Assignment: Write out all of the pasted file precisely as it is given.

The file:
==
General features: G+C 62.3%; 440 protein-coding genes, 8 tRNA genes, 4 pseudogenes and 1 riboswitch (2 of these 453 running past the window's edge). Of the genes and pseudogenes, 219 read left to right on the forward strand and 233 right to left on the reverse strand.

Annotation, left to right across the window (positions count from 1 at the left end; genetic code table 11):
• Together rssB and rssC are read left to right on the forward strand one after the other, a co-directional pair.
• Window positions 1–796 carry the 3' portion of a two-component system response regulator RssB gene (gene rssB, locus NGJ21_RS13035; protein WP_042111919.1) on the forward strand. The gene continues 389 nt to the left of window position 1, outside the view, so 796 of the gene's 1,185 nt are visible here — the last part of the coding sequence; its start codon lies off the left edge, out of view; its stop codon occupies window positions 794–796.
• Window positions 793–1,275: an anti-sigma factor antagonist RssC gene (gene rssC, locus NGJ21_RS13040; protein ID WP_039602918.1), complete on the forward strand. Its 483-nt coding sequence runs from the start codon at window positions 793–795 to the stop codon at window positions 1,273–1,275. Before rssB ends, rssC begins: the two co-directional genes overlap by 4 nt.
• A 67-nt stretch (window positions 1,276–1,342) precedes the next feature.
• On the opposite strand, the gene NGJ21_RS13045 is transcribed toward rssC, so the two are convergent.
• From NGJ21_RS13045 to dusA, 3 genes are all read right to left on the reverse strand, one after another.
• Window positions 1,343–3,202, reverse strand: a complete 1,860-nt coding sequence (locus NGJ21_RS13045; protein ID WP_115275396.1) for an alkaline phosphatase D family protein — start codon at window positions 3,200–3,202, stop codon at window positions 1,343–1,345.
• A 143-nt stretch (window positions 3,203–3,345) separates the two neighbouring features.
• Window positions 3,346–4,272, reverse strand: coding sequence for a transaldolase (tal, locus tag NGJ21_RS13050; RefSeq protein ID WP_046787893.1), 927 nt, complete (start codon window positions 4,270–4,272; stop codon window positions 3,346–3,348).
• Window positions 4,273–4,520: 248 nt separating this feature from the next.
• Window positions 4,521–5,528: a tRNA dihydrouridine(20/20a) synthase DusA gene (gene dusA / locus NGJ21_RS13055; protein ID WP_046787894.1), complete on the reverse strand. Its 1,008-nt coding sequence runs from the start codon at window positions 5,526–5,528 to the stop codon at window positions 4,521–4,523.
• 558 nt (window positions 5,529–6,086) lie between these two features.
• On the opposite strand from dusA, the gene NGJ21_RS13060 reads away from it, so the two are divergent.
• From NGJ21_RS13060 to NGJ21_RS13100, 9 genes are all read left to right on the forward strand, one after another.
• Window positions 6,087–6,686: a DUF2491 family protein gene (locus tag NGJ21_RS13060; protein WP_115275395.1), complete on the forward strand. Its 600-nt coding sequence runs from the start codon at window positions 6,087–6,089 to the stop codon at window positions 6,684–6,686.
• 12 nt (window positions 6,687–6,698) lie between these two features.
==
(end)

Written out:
General features: G+C 62.3%; 440 protein-coding genes, 8 tRNA genes, 4 pseudogenes and 1 riboswitch (2 of these 453 running past the window's edge). Of the genes and pseudogenes, 219 read left to right on the forward strand and 233 right to left on the reverse strand.

Annotation, left to right across the window (positions count from 1 at the left end; genetic code table 11):
• Together rssB and rssC are read left to right on the forward strand one after the other, a co-directional pair.
• Window positions 1–796 carry the 3' portion of a two-component system response regulator RssB gene (gene rssB, locus NGJ21_RS13035; protein WP_042111919.1) on the forward strand. The gene continues 389 nt to the left of window position 1, outside the view, so 796 of the gene's 1,185 nt are visible here — the last part of the coding sequence; its start codon lies off the left edge, out of view; its stop codon occupies window positions 794–796.
• Window positions 793–1,275: an anti-sigma factor antagonist RssC gene (gene rssC, locus NGJ21_RS13040; protein ID WP_039602918.1), complete on the forward strand. Its 483-nt coding sequence runs from the start codon at window positions 793–795 to the stop codon at window positions 1,273–1,275. Before rssB ends, rssC begins: the two co-directional genes overlap by 4 nt.
• A 67-nt stretch (window positions 1,276–1,342) precedes the next feature.
• On the opposite strand, the gene NGJ21_RS13045 is transcribed toward rssC, so the two are convergent.
• From NGJ21_RS13045 to dusA, 3 genes are all read right to left on the reverse strand, one after another.
• Window positions 1,343–3,202, reverse strand: a complete 1,860-nt coding sequence (locus NGJ21_RS13045; protein ID WP_115275396.1) for an alkaline phosphatase D family protein — start codon at window positions 3,200–3,202, stop codon at window positions 1,343–1,345.
• A 143-nt stretch (window positions 3,203–3,345) separates the two neighbouring features.
• Window positions 3,346–4,272, reverse strand: coding sequence for a transaldolase (tal, locus tag NGJ21_RS13050; RefSeq protein ID WP_046787893.1), 927 nt, complete (start codon window positions 4,270–4,272; stop codon window positions 3,346–3,348).
• Window positions 4,273–4,520: 248 nt separating this feature from the next.
• Window positions 4,521–5,528: a tRNA dihydrouridine(20/20a) synthase DusA gene (gene dusA / locus NGJ21_RS13055; protein ID WP_046787894.1), complete on the reverse strand. Its 1,008-nt coding sequence runs from the start codon at window positions 5,526–5,528 to the stop codon at window positions 4,521–4,523.
• 558 nt (window positions 5,529–6,086) lie between these two features.
• On the opposite strand from dusA, the gene NGJ21_RS13060 reads away from it, so the two are divergent.
• From NGJ21_RS13060 to NGJ21_RS13100, 9 genes are all read left to right on the forward strand, one after another.
• Window positions 6,087–6,686: a DUF2491 family protein gene (locus tag NGJ21_RS13060; protein WP_115275395.1), complete on the forward strand. Its 600-nt coding sequence runs from the start codon at window positions 6,087–6,089 to the stop codon at window positions 6,684–6,686.
• 12 nt (window positions 6,687–6,698) lie between these two features.